Specific Montessori programmers are offered at the following levels

Specific Montessori programmers are offered at the following levels

Assistants to Infancy (0-3)
The first three years of life are the most fundamental in the development of human beings and their potential. It is a period when the core of personality, social skills, and human values are developed. An understanding of the child's development allows Montessori environments to meet the needs of the infant and foster a sense of belonging, independence, and language acquisition enabling children to feel able and capable. Montessori infant-toddler programmes from birth to 3, are provided in several different formats:

Ante-natal: Classes for expectant mothers and their partners.
Parent/Caregiver and Toddler: Classes for parents/caregivers to learn with their child and gain an understanding of creating supportive environments for children of this age. The class focuses on how to observe the child and how to offer appropriate activities.
Nido: Environments for children between the ages of approximately two and fourteen months specially designed for children who are not yet walking.
Infant Communities: Environments provided for children from approximately fourteen months to three years that focus on developing movement, language, and independence within a social context.

Primary/Casa dei Bambini/Children’s House (3-6)
Between the ages of 3 and 6, Maria Montessori called this environment Casa dei Bambini (Children’s House). Having created the foundations of their personality, three-year-old children arrive in the prepared environment ready to develop and perfect their abilities. They learn best through real-life activities that support independence and self-efficacy; manipulation of objects to provide concrete sensorial experience; and open-ended exploration leading to the refinement of their movements, sensory perceptions, language and the development of their intellect. All members of this expanded community of 3 to 6-year-olds thrive through opportunities to follow their own interest, freely choose their own activities, develop their capacity for concentration, and engage at their own pace their emerging powers of reason, imagination, and sociability.

Materials and activities are designed to support self-directed discovery and learning, and so are a perfect match for this developmental stage. They are organized around Practical Life activities that develop both independence and social skills; Sensorial activities that refine sensory perception; the development of Spoken Language, Writing and Reading skills; and Mathematical activities that develop fundamental mathematical concepts; as well as activities that reflect upon our human understanding of geography, history, biology, science, music, and the arts. The trained adult guides the children along this journey, helping them become well-adapted individuals, ready to take a positive, pro-social place in their world.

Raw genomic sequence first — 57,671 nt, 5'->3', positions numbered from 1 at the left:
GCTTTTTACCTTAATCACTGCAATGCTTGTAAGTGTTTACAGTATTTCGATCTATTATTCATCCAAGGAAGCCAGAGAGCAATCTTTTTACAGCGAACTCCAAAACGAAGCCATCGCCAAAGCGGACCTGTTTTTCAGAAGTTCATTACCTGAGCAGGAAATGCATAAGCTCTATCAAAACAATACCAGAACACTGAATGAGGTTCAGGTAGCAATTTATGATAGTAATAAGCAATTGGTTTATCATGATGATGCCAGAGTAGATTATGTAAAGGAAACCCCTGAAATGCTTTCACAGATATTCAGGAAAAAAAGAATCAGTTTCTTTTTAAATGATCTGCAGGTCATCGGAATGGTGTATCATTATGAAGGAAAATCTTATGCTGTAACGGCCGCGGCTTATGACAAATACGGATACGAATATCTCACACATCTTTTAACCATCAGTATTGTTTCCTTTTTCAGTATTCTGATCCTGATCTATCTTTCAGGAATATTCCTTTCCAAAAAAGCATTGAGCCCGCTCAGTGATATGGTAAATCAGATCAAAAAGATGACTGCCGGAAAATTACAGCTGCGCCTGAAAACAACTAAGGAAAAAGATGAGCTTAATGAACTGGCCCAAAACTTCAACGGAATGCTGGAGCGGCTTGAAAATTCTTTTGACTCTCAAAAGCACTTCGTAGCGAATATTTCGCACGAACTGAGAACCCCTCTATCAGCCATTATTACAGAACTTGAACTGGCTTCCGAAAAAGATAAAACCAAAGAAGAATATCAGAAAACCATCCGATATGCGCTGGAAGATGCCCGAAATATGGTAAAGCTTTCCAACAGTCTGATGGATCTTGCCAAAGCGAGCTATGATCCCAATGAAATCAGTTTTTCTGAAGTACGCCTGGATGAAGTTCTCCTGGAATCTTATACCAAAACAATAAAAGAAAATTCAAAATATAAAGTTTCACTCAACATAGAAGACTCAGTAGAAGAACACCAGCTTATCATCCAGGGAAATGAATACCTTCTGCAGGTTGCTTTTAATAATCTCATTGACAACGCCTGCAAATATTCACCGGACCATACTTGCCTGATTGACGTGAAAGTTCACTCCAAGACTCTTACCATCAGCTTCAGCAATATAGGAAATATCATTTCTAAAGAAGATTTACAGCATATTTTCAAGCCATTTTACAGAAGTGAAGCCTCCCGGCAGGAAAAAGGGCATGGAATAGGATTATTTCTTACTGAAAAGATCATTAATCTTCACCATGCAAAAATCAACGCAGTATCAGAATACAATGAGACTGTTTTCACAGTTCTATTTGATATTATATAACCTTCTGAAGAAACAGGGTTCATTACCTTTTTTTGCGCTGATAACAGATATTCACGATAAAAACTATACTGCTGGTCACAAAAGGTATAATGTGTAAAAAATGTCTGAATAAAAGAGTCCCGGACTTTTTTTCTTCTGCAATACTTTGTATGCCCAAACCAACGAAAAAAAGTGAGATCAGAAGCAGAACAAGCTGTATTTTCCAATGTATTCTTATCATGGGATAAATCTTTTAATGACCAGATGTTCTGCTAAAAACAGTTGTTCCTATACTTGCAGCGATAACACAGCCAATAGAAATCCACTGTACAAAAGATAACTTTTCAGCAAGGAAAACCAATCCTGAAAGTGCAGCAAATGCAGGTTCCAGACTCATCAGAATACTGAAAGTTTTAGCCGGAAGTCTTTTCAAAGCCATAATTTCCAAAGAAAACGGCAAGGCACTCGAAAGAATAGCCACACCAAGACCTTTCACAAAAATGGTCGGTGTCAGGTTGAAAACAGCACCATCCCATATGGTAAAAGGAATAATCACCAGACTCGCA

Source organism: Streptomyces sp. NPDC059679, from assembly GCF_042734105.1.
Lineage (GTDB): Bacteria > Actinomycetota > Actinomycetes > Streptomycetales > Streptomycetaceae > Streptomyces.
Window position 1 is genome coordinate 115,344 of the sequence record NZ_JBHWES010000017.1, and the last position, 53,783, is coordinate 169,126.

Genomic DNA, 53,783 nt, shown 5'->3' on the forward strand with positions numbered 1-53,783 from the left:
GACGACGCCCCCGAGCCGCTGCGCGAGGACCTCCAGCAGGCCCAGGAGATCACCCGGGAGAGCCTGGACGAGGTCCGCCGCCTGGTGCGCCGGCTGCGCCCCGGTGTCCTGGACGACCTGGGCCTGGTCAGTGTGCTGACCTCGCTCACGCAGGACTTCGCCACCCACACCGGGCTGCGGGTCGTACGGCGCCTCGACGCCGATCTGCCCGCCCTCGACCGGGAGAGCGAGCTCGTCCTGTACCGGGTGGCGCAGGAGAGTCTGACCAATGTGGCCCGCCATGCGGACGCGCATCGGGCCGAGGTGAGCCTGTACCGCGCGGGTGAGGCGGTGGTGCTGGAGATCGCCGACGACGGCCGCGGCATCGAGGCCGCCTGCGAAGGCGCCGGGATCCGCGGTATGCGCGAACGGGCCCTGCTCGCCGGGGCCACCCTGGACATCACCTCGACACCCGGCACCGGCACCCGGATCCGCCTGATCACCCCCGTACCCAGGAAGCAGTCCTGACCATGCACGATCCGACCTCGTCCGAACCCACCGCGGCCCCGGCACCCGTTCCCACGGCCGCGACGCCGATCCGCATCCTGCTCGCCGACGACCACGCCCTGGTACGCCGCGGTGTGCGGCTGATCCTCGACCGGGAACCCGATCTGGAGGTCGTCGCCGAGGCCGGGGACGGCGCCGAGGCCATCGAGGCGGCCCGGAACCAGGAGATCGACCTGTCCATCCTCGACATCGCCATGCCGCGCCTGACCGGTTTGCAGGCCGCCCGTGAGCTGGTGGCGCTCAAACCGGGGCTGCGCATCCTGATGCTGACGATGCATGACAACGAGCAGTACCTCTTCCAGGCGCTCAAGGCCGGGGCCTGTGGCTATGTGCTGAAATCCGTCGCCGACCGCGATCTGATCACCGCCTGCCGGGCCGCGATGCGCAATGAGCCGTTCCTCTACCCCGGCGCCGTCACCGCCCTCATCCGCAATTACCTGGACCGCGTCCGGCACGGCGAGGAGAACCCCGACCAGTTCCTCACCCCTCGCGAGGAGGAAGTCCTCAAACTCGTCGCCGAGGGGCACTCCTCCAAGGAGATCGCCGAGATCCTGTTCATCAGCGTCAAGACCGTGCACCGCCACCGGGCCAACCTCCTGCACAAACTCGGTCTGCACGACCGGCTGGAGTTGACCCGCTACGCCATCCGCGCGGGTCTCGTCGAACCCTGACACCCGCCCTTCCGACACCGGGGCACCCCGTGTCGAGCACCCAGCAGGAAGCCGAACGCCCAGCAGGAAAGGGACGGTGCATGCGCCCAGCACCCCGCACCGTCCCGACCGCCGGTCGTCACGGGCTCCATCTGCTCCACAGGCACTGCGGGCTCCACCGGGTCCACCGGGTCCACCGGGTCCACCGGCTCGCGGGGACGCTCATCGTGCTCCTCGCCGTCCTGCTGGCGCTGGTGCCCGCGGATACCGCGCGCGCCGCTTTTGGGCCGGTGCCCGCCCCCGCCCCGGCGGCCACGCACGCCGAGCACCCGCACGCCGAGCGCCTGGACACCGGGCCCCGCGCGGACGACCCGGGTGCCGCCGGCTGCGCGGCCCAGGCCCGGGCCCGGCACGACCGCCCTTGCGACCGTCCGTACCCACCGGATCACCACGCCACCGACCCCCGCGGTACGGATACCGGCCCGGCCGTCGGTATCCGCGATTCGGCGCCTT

Elementary (6-12)
Elementary aged children typically can be characterised by their curious minds, their ability to abstract and imagine, their moral and social orientation and their energy for research and exploration. Elementary children work in small, mixed-age groups on a variety of projects which spark the imagination, engage the intellect, and develop their reasoning abilities.

Elementary studies build knowledge through an in-depth study of the world and how it works. Studies are integrated across disciplines that include geography, biology, history, language, mathematics, science, music, and other forms of artistic expression. Exploration of each area is augmented by the children, who organise visits beyond the confines of the classroom to gain real-life knowledge from community resources, such as the library, planetarium, botanical garden, science centre, factory, hospital, etc. This approach fosters a feeling of connectedness to humanity and encourages children’s natural desire to make a contribution to the world.

The elementary school environment is for children ages 6 through 12. Sometimes the children are divided into two groups of 6 to 9 and 9 to 12 and sometimes all six years interact in one environment.

Adolescent (12-18)
For the 12 to 18-year-olds Maria Montessori had a special environment in mind. Because adolescents are in a special stage of life, on the threshold of adulthood, the environment should reflect all aspects of adult life and provide opportunities, not only to pursue academic interests but also participate in real adult practical work in a social setting as close to a real society as possible. Through experiences of everyday life and its responsibilities, the adolescents will practice what it takes to become a contributing member of a wider society.

This experience includes an initiation into economics and an understanding of its importance for everyday life. Another important aspect of the environment is that it should put the adolescents in close contact with nature in order to instill an appreciation and understanding of the responsibility of the planet on which we live and are a part of.

The school for adolescents is for young people ages 12 through 18. Sometimes the young people are divided into two groups of 12 to 15 and 15 to 18 and sometimes all six years interact in one environment, depending upon the size of the school.